Happy St. Andrew's Day Vancouver 2006

Happy St. Andrew's Day Vancouver 2006

St. Andrew is the patron saint of Scotland. 

The British Consulate of Vancouver held a reception to mark the occasion of the visit to Vancouver of
the Presiding Officer of the Scottish Parliament, The Rt Hon George Reid MSP
and to celebrate
St Andrews Day.
I was fortunate to recieve an invitation to this event. held at the Vancouver Club.

Which kilt should I wear?  The invitation said “business
casual.”  I asked my Scottish friends, and they agreed that the
Maple Leaf Tartan would be appropriate.  But alas… one of our
dragon boat paddlers still has it after a Kilt Night at Doolin's Irish
Pub… so I wore the Ancient Fraser of Lovat tartan.  It is the
first kilt that I ever wore – pure wool – and perfect for a wintry
Vancouver night.  Definitely helped to keep my bum warm on Tuesday
night when I went to the Vancouver Opera performance of Macbeth… but
my knees sure were c-c-c-cold.

I walked up the steps to the third floor of the Vancouver Club.  I
could hear bagpipes playing.  One of the Burns Club of Vancouver
members Strachan recognized me, and introduced me to Donald and Wilma
Paton.  Both had heard about me and Gung Haggis Fat Choy.  It
just happens that Wilma is a wonderful singer of Scottish song… I
offered to feature her for next year's (2008)  Gung Haggis Fat
Choy World Poetry Night at Vancouver Public Library, as the January
2007 program is pretty well set.

It's great to meet so many people who work hard to keep Scottish
culture alive in the Americas.  I met Michael Corish of Scottish
Development Internationa, based in Toronto. 
It
was great to see my friends from the Burns Club of Vancouver: Robert
Barr, Tony Breen, Harry McGrath and Strachan.  Tony was there with
his wife Lori (who is Chinese-Canadian). 



I met James Baron, of Friends of Scotland, while based in Saratoga CA, told me about the Dressed to Kilt
event that they host in New York.  James was very interested in
the concept of Gung Haggis Fat Choy, and was very excited to tell me
about Sean Connery's participation in Dressed to Kilt.

Harry McGrath gave a good introduction about Scottish history in
Vancouver and BC.  I first met Harry at a Burns Club of Vancouver
meeting.  While he researched his doctrate on Scottish history of
BC, he also worked as coordinator of Scottish Studies program at Simon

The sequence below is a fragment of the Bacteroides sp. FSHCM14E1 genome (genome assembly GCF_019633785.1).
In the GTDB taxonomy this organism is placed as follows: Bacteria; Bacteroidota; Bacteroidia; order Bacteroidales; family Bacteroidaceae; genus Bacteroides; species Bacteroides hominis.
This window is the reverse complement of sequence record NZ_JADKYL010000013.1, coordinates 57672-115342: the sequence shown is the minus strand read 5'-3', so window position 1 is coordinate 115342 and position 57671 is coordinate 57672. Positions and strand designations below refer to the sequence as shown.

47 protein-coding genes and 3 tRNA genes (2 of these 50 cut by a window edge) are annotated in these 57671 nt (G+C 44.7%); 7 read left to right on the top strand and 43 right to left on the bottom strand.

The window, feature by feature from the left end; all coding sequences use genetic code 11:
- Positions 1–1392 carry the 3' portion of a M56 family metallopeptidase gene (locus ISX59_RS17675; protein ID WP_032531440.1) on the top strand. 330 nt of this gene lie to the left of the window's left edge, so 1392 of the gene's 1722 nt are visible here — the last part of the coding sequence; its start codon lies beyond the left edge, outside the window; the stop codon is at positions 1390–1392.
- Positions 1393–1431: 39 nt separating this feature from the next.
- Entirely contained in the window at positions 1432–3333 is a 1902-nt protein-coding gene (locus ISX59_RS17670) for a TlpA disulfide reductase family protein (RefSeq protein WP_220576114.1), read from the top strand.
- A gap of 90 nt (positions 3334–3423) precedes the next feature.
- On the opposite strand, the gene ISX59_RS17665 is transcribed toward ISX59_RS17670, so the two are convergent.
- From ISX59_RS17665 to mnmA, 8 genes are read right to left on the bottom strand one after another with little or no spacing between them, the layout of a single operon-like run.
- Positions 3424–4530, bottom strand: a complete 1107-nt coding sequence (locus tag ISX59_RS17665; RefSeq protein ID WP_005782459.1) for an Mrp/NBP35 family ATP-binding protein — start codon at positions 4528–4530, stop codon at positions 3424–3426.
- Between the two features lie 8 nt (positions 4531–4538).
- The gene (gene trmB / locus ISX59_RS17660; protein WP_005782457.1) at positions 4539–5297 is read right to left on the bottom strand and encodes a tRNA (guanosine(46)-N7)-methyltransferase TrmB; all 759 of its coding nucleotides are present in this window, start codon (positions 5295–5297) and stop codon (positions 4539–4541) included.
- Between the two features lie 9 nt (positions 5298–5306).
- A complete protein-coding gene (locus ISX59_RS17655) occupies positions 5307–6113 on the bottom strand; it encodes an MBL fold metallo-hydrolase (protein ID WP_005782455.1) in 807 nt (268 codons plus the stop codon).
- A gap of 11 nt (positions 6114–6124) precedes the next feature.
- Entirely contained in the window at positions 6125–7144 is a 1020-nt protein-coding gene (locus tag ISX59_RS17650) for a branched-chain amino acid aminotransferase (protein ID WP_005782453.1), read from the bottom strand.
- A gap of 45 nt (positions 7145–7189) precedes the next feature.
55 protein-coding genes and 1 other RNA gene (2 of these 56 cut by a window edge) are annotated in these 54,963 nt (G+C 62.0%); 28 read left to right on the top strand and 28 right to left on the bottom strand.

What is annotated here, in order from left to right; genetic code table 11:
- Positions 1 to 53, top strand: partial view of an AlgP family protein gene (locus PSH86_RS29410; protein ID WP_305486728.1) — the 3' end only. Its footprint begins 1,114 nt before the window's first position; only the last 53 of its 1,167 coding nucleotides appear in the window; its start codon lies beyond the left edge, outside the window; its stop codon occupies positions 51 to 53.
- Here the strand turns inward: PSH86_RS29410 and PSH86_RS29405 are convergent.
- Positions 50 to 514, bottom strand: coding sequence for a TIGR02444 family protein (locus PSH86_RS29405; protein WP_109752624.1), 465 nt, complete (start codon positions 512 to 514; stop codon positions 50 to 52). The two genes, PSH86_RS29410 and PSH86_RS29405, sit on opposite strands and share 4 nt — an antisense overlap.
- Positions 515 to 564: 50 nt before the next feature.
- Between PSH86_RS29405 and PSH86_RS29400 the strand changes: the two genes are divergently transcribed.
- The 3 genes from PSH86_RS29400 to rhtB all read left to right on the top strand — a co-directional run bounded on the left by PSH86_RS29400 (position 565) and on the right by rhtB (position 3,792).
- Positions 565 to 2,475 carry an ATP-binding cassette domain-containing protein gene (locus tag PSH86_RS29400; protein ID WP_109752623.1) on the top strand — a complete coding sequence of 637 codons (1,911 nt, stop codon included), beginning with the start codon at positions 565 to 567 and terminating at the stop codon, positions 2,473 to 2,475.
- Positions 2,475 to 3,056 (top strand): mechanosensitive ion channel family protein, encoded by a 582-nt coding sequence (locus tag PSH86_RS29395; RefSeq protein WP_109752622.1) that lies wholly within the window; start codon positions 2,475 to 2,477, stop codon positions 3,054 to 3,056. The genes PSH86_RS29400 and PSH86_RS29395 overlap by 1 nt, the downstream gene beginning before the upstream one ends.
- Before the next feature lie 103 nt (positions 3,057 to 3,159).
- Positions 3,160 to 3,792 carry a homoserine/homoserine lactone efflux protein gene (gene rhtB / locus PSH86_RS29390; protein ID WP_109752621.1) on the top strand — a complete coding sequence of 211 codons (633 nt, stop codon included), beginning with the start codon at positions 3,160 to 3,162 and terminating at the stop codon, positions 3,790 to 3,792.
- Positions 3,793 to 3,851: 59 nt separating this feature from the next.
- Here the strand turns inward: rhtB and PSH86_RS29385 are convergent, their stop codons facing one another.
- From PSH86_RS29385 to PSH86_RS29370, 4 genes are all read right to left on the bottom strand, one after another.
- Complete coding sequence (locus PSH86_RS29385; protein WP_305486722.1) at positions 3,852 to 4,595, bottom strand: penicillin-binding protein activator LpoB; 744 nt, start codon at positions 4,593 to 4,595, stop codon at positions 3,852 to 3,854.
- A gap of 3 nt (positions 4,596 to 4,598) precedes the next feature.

Fraser University.

The Hon. George Reid gave a very good address about the role that
Scotland plays.  He talked about how important Scotland's
inventors and explorers have been, but also how important contemporary
Scotland is for Health Research and academic scholorship – as well as
it's oil rich reserves.  The Scottish diaspora is important in the
continuation of Scottish culture on a global scale, and Canada,
particularly BC, does very well, with it's annual BC Highland Games and
many other activities.

When I was able to introduce myself to Mr. Reid, and said that I
organized Gung Haggis Fat Choy, his eyes lit up as he said, “I've heard
of you! You are getting well known in Scotland.”

It turns out that Harry McGrath has been telling everybody back home in
Scotland about Gung Haggis Fat Choy – even if they didn't hear me on
BBC Radio Scotland last year, when I was interviewed for St. Andrew's
Day.

But if Scotland can embrace haggis wontons, and a character known as
Toddish McWong, while at the same time celebrate their status as a
“nation” within a United Kingdon – then there should easily be hope for
both Quebec and to be recognized as a “nation within a United Canada,”
as recognized in the Conservative government's recently passed
motion.  Hmmm…. but could BC also be recognized as a “nation
within a United Canada?”  Afterall… the two solitudes of BC, are
not so much English and French, but more likely Scottish and
Chinese…. and First Nations!

Leave a Reply

Your email address will not be published. Required fields are marked *


six − = 4